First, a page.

Jesus has just been arrested in Gethsemane. Peter has made a futile gesture of defiance by attacking the servant of the high priest with his sword. However, instead of supporting Peter, Jesus makes it clear that he isn’t going to resist. How will the disciples react now? Then everyone deserted him and fled. – Mark 14:50
In Gethsemane, Peter has just taken out his sword and attacked the servant of the high priest. And as blood flows, there is uproar. As usual, it’s Jesus who takes control. “Am I leading a rebellion,” said Jesus, “that you have come out with swords and clubs to capture me? 49 Every day I was with you, teaching in the temple courts, and you did not arrest me. But the Scriptures must be fulfilled.” – Mark 14:48–49
The armed mob has just arrived to arrest Jesus. Judas is at their head. Let’s look at what happens next. Now the betrayer had arranged a signal with them: “The one I kiss is the man; arrest him and lead him away under guard.” 45 Going at once to Jesus, Judas said, “Rabbi!” and kissed him. 46 The men seized Jesus and arrested him. – Mark 14:44–46
At Gethsemane, Jesus has just announced that the hour has come, and that the Son of Man is delivered into the hands of sinners. He has just told his disciples to get up, because his betrayer has arrived. And at that very moment, Judas arrives leading a large armed mob. Just as he was speaking, Judas, one of the Twelve, appeared. With him was a crowd armed with swords and clubs, sent from the chief priests, the teachers of the law, and the elders. Mark 14:43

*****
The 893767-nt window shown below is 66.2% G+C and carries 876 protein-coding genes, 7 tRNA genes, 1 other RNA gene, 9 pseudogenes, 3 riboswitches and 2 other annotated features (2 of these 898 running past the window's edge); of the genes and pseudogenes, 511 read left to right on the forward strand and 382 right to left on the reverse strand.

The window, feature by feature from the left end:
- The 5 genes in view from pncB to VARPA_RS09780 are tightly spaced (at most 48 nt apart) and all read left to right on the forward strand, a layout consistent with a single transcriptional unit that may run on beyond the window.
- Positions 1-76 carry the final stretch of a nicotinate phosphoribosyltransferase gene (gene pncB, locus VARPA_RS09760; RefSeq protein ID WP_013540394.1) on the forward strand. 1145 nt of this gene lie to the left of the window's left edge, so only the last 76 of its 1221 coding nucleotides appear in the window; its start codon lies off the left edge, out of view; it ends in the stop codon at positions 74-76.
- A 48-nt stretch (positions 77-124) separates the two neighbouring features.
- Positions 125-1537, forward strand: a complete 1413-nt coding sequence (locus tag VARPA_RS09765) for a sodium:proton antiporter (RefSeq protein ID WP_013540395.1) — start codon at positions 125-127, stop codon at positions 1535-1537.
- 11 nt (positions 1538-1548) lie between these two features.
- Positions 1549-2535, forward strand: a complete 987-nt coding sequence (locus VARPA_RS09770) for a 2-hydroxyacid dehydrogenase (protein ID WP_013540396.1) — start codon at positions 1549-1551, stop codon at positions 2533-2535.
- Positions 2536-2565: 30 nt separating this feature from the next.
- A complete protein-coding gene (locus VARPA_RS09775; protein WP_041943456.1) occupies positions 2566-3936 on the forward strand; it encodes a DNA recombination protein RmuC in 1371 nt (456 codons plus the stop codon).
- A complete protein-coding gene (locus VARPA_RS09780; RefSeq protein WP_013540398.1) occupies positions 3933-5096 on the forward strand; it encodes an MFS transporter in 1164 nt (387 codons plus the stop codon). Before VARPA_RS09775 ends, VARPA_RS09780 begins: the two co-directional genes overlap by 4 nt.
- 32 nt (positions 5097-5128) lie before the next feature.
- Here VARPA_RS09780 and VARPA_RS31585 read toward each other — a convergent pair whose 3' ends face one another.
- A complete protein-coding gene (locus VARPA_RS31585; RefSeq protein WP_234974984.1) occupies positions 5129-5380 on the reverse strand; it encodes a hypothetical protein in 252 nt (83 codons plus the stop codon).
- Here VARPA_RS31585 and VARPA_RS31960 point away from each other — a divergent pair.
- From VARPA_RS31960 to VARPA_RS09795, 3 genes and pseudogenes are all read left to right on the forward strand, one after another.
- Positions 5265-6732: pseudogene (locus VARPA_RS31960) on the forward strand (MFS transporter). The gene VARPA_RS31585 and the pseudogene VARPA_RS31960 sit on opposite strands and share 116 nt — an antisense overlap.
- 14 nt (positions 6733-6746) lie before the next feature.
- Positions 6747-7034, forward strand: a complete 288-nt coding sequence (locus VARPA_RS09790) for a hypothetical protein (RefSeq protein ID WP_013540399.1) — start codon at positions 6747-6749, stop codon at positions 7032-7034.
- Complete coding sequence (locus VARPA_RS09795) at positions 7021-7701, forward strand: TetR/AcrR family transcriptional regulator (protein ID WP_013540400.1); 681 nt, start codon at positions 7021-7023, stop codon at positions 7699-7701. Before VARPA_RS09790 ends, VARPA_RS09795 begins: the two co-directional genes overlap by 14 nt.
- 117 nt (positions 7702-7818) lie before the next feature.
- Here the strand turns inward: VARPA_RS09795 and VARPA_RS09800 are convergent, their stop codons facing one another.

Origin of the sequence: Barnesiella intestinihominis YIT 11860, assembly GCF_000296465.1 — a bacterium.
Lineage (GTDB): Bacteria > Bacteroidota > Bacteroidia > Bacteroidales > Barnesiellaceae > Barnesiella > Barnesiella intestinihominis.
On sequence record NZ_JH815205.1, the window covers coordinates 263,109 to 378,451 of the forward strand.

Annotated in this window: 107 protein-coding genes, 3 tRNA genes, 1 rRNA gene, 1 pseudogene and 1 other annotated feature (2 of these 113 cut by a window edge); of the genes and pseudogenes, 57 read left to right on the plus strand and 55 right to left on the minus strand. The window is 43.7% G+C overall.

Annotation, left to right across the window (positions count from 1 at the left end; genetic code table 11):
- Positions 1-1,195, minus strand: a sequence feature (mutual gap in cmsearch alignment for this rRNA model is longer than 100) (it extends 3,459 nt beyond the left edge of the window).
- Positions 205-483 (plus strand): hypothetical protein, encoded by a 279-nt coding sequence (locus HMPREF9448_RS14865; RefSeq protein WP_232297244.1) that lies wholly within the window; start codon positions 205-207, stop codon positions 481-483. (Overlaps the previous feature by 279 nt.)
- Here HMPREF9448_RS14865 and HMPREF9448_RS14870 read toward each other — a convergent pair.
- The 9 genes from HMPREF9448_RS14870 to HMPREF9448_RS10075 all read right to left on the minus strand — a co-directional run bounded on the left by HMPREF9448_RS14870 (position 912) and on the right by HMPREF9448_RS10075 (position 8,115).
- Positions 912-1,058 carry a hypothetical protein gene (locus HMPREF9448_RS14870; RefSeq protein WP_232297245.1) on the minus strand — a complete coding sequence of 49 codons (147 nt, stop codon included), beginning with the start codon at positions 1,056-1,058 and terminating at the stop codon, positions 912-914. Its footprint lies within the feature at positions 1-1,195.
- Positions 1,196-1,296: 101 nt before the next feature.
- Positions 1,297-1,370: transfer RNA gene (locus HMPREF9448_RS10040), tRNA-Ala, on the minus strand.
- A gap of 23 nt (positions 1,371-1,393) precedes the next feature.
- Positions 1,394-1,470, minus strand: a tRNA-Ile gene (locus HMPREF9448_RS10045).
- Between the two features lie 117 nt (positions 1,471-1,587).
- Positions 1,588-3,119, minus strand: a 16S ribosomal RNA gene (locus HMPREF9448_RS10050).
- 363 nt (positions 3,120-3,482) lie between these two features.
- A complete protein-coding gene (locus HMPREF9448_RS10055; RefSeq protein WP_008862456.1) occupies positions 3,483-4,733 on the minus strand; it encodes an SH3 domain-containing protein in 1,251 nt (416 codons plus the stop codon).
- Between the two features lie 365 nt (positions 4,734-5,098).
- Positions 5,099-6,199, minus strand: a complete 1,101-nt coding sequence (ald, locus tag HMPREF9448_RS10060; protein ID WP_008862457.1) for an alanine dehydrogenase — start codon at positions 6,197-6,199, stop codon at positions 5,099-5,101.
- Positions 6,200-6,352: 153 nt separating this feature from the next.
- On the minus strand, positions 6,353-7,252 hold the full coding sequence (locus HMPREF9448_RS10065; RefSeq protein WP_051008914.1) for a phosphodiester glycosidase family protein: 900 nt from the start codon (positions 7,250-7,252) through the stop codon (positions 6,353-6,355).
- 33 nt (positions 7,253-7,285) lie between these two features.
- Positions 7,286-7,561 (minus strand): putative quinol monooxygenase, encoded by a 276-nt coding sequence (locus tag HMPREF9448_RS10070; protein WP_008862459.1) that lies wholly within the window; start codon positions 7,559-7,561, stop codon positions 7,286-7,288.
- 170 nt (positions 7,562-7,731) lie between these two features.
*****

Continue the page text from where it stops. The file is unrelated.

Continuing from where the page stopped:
Three times Jesus went to pray alone, and three times he returned. And every time, he found his disciples, who should have been watching and praying, instead sleeping and resting. And now, they were out of time. The hour had come. Returning the third time, he said to them, “Are you still sleeping and resting? Enough! The hour has come. Look, the Son of Man is delivered into the hands of sinners. Rise! Let us go! Here comes my betrayer!” Mark 14:41–42
Jesus has just been bitterly disappointed to find his disciples sleeping instead of praying. This disappointment is both for their sakes, and for his, because he can barely deal with the anguish and temptation that he is facing. So now, Christ has gone away to continue praying for strength again. Once more he went away and prayed the same thing. When he came back, he again found them sleeping, because their eyes were heavy. They did not know what to say to him. Mark 14:39–40
Jesus has been praying in anguish of heart. But he hasn’t forgotten his disciples. He is worried for them, because he knows what will happen. And also, he hopes to be able to draw strength from then. So he goes back to see how they are doing, He is about to be bitterly disappointed. Then he returned to his disciples and found them sleeping. “Simon,” he said to Peter, “are you asleep? Couldn’t you keep watch for one hour? Watch and pray so that you will not fall into temptation. The spirit is willing, but the flesh is weak.” Mark 14:37–38